Miami takes control in second half to defeat UMass men’s basketball
AMHERST — After getting away with a rough shooting night Wednesday, the University of Massachusetts men’s basketball team could not survive another on Saturday.
The Minutemen went cold down the stretch and Miami pulled away to a 75-62 victory at the Mullins Center.
Raphiael Putney broke out of his shooting stroke, making all three his 3-point tries, but three first-half fouls limited him to 21 minutes.
Trailing 48-44, UMass made several plays just to keep possession alive before Putney hit a 3-pointer to cut the deficit to one with 10 minutes, eight seconds left in the game.
Trey McKinney Jones answered for the Hurricanes with a 3, but Putney hit another one to again bring the Minutemen within one at 51-50.
Jesse Morgan, who struggled all game from the field, followed with a driving layup with 8:29 left that gave UMass a 52-51 lead, their first advantage since the first half.
The crowd of 7,004 roared but not for very long. Rion Brown hit a tough-angle 3-pointer that started a 13-3 surge for Miami and a 64-55 lead with 5:01 left.
The Minutemen (3-3) could not get enough stops down the stretch as the Hurricanes (5-1) held on.
“I thought once again in the second half, we had an opportunity in front of us,” UMass coach Derek Kellogg said. “We went up one. And then at that point, we kind of got away from what had made us successful to get us there.
“I thought the guys played hard, but we’ve got to play a little bit better basketball, especially when you’re playing the high-level competition,” he added. “When you’re playing the Miamis and Tennessees and NC State and even Providences of the world, you’ve got to toughen up at certain junctures of the game and make the right plays.”
The Minutemen are at Northeastern at 7 p.m. Tuesday.
UMass shot 28.6 percent from the field (18-for-63) and 21.9 from 3-point range (7-for-32). The Minutemen had similar struggles Wednesday early against Siena, but increased the tempo and took risks defensively to battle back. On Saturday, Miami turned many of those defensive risks into easy baskets.
“I think we need to shoot the ball a tad bit better. Especially in the first half, I felt like we had so many wide-open shots that didn’t go down,” Kellogg said. “Even in the second half, we had some good looks from 3.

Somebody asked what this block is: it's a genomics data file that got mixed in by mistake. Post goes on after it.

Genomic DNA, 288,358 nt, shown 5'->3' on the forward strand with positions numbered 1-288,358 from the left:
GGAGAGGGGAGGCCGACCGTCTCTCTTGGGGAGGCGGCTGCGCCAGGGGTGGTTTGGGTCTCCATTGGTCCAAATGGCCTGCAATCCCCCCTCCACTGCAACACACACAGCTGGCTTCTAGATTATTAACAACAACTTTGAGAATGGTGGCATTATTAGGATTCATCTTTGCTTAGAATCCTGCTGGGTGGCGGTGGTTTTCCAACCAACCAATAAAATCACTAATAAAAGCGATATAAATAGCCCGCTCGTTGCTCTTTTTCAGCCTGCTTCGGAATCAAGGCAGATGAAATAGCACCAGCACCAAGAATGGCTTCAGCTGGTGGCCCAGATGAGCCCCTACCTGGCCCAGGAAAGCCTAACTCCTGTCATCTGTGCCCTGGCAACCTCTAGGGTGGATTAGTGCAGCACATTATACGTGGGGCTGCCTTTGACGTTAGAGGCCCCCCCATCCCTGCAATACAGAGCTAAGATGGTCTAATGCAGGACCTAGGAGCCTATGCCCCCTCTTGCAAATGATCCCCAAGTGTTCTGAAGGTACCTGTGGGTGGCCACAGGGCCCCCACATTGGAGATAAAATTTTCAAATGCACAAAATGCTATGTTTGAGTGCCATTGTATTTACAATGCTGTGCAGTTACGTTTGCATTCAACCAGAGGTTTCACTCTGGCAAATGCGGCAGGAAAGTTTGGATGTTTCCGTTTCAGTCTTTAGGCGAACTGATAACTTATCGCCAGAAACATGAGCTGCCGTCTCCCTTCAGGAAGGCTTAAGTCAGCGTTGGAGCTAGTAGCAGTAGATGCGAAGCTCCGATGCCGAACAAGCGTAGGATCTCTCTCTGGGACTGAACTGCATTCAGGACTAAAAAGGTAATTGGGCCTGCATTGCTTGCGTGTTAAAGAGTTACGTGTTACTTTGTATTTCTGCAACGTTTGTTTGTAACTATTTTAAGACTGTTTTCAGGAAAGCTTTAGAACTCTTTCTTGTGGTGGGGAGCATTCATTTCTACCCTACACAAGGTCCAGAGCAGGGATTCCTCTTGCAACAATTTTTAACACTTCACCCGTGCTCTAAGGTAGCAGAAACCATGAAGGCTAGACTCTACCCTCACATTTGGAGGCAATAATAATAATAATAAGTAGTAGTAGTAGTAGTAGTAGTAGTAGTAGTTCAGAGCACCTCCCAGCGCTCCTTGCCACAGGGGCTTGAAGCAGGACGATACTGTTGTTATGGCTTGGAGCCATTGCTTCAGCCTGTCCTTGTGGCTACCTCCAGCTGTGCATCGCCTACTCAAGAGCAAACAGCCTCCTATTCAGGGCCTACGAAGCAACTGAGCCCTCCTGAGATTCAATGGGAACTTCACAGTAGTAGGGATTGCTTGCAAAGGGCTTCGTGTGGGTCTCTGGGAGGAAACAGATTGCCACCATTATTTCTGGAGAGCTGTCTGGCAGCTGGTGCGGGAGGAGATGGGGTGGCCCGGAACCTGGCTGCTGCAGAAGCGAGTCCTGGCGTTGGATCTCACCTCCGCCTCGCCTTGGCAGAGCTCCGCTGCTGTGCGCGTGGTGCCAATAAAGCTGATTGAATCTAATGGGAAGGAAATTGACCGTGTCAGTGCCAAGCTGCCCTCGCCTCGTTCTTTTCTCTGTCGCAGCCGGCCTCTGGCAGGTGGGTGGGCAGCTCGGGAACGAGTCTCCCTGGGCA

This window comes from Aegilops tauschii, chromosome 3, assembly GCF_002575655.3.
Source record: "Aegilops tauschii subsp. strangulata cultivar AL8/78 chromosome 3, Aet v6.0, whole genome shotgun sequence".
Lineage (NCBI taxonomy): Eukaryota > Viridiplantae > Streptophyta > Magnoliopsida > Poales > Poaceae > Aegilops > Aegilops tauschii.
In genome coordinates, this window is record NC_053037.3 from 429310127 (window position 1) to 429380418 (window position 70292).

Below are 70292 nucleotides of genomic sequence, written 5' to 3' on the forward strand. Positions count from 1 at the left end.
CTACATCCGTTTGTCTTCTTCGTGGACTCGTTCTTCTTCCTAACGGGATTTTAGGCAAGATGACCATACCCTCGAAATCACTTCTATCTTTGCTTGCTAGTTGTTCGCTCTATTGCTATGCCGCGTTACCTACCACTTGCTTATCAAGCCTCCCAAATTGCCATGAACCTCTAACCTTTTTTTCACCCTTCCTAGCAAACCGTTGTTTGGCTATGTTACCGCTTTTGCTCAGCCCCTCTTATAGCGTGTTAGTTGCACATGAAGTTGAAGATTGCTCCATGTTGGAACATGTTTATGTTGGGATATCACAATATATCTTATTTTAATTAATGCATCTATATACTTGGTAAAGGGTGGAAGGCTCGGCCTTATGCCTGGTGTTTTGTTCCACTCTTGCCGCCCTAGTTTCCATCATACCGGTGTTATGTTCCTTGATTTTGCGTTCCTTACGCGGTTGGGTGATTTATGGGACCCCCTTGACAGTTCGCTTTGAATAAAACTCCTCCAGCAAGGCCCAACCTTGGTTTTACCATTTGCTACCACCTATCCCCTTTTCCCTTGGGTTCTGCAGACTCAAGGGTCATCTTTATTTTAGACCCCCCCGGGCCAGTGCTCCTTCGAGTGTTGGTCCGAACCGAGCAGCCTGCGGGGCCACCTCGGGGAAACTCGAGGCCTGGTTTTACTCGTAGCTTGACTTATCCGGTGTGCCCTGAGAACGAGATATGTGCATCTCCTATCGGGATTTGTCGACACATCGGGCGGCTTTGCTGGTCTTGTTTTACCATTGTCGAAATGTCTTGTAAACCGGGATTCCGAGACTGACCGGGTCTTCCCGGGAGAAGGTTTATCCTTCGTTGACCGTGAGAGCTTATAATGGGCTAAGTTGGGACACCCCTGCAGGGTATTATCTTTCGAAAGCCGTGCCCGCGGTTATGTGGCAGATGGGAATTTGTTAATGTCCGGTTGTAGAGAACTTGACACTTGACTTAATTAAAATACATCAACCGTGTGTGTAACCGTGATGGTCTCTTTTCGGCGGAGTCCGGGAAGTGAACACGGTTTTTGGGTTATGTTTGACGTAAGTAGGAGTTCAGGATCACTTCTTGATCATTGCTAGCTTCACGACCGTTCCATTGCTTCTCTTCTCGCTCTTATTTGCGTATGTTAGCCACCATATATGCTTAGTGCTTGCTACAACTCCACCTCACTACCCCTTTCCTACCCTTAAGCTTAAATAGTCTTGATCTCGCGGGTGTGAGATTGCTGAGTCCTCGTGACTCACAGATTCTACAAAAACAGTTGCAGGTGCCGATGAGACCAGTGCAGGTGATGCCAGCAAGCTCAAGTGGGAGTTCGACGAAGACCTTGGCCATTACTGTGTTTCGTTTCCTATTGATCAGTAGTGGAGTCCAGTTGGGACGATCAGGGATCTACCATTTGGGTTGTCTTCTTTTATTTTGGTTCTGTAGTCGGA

“So I’ve got to make the determination if we’re shooting too many 3s or if we’re not shooting enough in practice or if the guys aren’t working on their shooting on their own,” he added. “But when you have the green light and your coach has confidence in you shooting the ball, I think the guy’s got to put the ball in the basket.”
UMass scored the first five points of the game and led for most of the first half, but beginning with a 3-pointer by Shane Larkin, the Hurricanes scored the last nine points of the half to take a 30-25 lead at intermission.
Terrell Vinson led the Minutemen with 14 points and 11 rebounds, while Chaz Williams added 11 points and 10 assists.
“To beat a top-level team, whether it’s home, on the road, neutral site, every play is important,” Kellogg said. “I thought we didn’t make the play that you need to make to be competitive with a team that’ll probably be in the Top 25 next week with the win today.”
UMass had trouble matching up with 6-foot-10, 292-pound senior center Reggie Johnson, who had 19 points, 13 rebounds and six blocked shots to lead Miami. He shot 6-for-13 from the floor and made seven of eight free throw attempts.
“He was a big factor,” Vinson said. “He was just a big presence out there. I was surprised he was able to play 33 minutes with us, but he held his own. He played big and got big baskets for them at the end.”
Miami coach Jim Larranaga said that the Minutemen’s half-court defense suited Johnson.
“Against some teams, it’s very hard to pack in in there because they just pack in in around him,” Larranaga said. “UMass’ style is to stretch it out and pressure you which gave him a little more room. Being big, you’re going to get fouled. Even in the NBA, a lot of big guys can’t make free throws. It’s nice to have one who can.”
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